Applications Open For Pre-K Program

Posted: Updated:
INDIANAPOLIS -

The Indiana Office of Early Childhood and Out-of-School Learning is now accepting applications for the On My Way Pre-K program for the 2017-2018 academic year. The initiative to provide high-quality education for children from low-income families will continue in five pilot counties.

Families in Allen, Jackson, Lake and Vanderburgh counties must have an income below 127 percent of the federal poverty level. Children must also be four years-old by August 1 and starting pre-K in 2017 and kindergarten in 2018.

In Marion County, the same criteria applies, but the city of Indianapolis is once again providing additional funding through the Indy Preschool Scholarship Program. Families can apply for both the On My Way Pre-K and Indy PSP programs is one application, however the Indy PSP extends eligibility in Marion County to children who are three or four years-old from families living at or below 185 of the federal poverty level.

Families have until March 31 to submit applications. You can click here to find more information on applying in each county.

This will be the third full year of the On My Way Pre-K program. More than 2,400 children are currently participating in the second full year of the program and will begin kindergarten this July or August.

  • Perspectives

    • Is Your Enterprise Ready For Digital Transformation?

      We are living in a historic era with accelerating market and technology disruptions that impact our lives and rapidly change how we do business. Cloud computing, advanced analytics, and digital technologies have the potential to transform how every company interacts with its customer. So, how do businesses keep up and (better yet) stay ahead? Enter the digital CIO. A new breed of CIO is emerging to lead companies through technology changes happening at record pace.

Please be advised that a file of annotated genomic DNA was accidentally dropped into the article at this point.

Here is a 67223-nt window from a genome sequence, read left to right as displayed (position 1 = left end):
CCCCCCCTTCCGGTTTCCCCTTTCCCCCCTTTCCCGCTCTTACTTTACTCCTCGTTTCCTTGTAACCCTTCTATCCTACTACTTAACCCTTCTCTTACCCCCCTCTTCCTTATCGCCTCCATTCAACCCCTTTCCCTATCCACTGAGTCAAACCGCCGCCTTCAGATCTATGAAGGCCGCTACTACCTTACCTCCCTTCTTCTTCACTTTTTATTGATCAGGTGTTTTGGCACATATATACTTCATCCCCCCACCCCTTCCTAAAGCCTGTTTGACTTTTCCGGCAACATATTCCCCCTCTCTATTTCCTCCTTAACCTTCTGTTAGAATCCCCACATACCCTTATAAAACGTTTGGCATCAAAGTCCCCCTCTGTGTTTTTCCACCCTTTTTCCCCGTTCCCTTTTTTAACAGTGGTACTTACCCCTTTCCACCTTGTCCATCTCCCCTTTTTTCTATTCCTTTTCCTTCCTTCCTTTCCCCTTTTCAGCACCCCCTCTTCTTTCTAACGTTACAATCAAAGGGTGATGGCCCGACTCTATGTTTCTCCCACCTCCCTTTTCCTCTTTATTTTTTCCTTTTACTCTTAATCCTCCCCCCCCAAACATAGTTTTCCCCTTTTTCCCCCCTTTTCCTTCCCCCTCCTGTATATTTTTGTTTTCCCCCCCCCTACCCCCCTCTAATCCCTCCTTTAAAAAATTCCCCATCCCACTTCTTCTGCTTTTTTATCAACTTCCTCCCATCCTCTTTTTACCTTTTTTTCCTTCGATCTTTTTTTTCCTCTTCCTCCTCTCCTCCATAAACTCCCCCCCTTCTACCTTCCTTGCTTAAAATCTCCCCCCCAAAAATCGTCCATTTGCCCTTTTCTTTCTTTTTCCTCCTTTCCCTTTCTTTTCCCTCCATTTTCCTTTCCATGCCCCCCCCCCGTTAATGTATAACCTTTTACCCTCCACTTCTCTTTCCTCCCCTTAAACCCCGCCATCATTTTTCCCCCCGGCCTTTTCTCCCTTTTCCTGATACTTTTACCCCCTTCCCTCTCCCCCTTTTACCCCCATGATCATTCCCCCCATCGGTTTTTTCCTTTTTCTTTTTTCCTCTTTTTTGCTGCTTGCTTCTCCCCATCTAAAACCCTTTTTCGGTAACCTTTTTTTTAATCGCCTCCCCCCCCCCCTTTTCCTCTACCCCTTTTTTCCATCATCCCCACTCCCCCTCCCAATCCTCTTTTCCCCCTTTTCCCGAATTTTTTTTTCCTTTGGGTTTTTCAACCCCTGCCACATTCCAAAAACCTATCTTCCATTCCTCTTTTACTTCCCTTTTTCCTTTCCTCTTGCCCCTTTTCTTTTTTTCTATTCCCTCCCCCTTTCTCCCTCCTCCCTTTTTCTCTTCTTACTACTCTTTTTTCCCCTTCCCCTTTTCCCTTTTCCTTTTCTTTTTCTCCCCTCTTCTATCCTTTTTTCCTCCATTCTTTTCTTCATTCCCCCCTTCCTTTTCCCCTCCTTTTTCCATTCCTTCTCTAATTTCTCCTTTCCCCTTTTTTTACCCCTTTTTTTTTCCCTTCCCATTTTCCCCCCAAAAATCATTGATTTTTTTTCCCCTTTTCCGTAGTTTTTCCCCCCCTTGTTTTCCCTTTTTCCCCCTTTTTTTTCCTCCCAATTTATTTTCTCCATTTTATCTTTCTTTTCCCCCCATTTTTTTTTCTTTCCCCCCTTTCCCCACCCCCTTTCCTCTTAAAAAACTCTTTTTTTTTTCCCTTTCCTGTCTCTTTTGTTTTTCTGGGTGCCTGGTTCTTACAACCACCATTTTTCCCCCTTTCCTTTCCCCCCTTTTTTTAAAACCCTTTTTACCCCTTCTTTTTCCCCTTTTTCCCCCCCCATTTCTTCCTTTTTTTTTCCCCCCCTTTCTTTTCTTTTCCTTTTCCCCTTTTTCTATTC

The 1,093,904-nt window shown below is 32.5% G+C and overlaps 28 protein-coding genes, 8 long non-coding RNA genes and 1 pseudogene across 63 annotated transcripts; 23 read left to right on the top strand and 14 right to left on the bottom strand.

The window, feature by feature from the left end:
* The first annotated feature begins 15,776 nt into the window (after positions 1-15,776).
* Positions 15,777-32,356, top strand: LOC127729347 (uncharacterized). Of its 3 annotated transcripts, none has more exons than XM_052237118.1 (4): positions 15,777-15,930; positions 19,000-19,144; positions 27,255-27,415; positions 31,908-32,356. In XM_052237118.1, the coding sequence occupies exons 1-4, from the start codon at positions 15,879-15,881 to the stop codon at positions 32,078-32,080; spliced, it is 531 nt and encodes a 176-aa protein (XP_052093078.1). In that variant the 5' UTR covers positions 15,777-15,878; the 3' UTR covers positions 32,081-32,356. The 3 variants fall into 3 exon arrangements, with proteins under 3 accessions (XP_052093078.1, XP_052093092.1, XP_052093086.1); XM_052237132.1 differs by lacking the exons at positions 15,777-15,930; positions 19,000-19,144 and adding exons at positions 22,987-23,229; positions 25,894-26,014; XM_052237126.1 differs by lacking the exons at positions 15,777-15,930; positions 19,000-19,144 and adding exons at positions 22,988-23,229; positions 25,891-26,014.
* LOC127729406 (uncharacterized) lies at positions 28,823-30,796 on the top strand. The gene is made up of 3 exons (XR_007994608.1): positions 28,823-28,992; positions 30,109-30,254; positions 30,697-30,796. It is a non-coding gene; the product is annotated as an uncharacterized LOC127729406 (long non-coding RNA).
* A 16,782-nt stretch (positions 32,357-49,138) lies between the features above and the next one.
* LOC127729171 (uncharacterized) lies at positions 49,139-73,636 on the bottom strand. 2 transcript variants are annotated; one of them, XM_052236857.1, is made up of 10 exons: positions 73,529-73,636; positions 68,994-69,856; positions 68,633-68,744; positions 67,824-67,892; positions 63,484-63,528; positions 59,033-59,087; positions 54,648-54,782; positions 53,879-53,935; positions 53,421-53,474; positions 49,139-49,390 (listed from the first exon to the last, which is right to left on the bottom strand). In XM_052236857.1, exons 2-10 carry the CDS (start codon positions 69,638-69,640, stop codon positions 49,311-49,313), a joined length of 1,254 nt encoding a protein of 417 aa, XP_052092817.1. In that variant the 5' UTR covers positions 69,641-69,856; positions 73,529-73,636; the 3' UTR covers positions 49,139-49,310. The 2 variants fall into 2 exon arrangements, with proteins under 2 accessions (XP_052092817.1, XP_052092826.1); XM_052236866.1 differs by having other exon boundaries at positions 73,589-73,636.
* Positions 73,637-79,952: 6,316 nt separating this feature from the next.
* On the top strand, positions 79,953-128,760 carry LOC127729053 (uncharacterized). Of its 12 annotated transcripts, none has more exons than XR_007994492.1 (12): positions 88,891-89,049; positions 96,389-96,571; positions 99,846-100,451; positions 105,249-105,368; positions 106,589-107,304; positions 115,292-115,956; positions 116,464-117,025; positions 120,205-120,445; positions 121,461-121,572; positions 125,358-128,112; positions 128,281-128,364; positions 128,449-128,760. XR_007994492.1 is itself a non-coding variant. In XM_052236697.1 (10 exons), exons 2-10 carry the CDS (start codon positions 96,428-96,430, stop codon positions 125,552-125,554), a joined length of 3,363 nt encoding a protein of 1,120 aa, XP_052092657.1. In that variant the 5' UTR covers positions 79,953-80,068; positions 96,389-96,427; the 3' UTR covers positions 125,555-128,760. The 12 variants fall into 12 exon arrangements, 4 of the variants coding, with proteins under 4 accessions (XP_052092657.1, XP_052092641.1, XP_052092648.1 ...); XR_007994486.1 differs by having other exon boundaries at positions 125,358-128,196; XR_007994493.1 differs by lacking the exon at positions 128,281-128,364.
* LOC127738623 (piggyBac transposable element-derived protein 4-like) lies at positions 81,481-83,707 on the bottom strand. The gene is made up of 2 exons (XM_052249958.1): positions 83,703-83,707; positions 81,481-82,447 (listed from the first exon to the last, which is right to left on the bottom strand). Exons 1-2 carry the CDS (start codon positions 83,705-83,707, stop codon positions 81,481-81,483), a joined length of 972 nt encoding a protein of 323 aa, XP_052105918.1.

More

Events



  • Most Popular Stories

    • Big Military Diesel Engine Contract Goes to Cummins

      Columbus-based Cummins Inc. has secured a more than quarter-billion dollar U.S. Department of Defense contract. The deal involves new and remanufactured engines for the U.S. Army. The DOD says locations of where the work will be performed will be determined with each order. The contract is for procurement of new commercial, remanufactured and remanufactured conversion V903 Cummins series 600 and 675 horsepower diesel engines. Cummins bills itself as...

    • Cummins to Design Combat Engines That Elude the Enemy

      The monstrous, larger-than-life military tanks of tomorrow could be powered by Hoosier ingenuity. A recent $47 million defense contract delivers marching orders for Columbus-based Cummins Inc.: develop the next-generation engine to power U.S. combat vehicles, and it must be stronger, but smaller, and elusive to enemies’ efforts to spot it. 

    • IDOE Names 'Four Star Schools'

      The Indiana Department of Education has released its list of Four Star Schools for the 2016-2017 academic year. The designation, which has been awarded for the past 30 years, aims to recognize great schools throughout the state. 

    • 'Best Places' in Indiana Reaches Record

      The Indiana Chamber of Commerce has released the 2018 list of Best Places to Work in Indiana. A record 125 companies are being honored this year and more than 50 are first-timers or returning after a year or more off the list. Employers in over two dozen communities are represented and the chamber will unveil the rankings of the Best Places honorees during a May 3 awards dinner at the Indiana Convention Center in downtown Indianapolis.

    • F&W Moving Engine Line From Mexico to Noble County

      Kendallville-based Flint & Walling Inc. is planning to on-shore some operations to Indiana. The Journal Gazette in Fort Wayne reports the manufacturer is shifting an engine production line from Mexico to Kendallville's former Superior Essex facility that it acquired a year ago. The publication says F&W is investing more than $5 million into renovations and equipment for small sump pump engines that will be used by its parent company, Louisville-based Zoeller Co.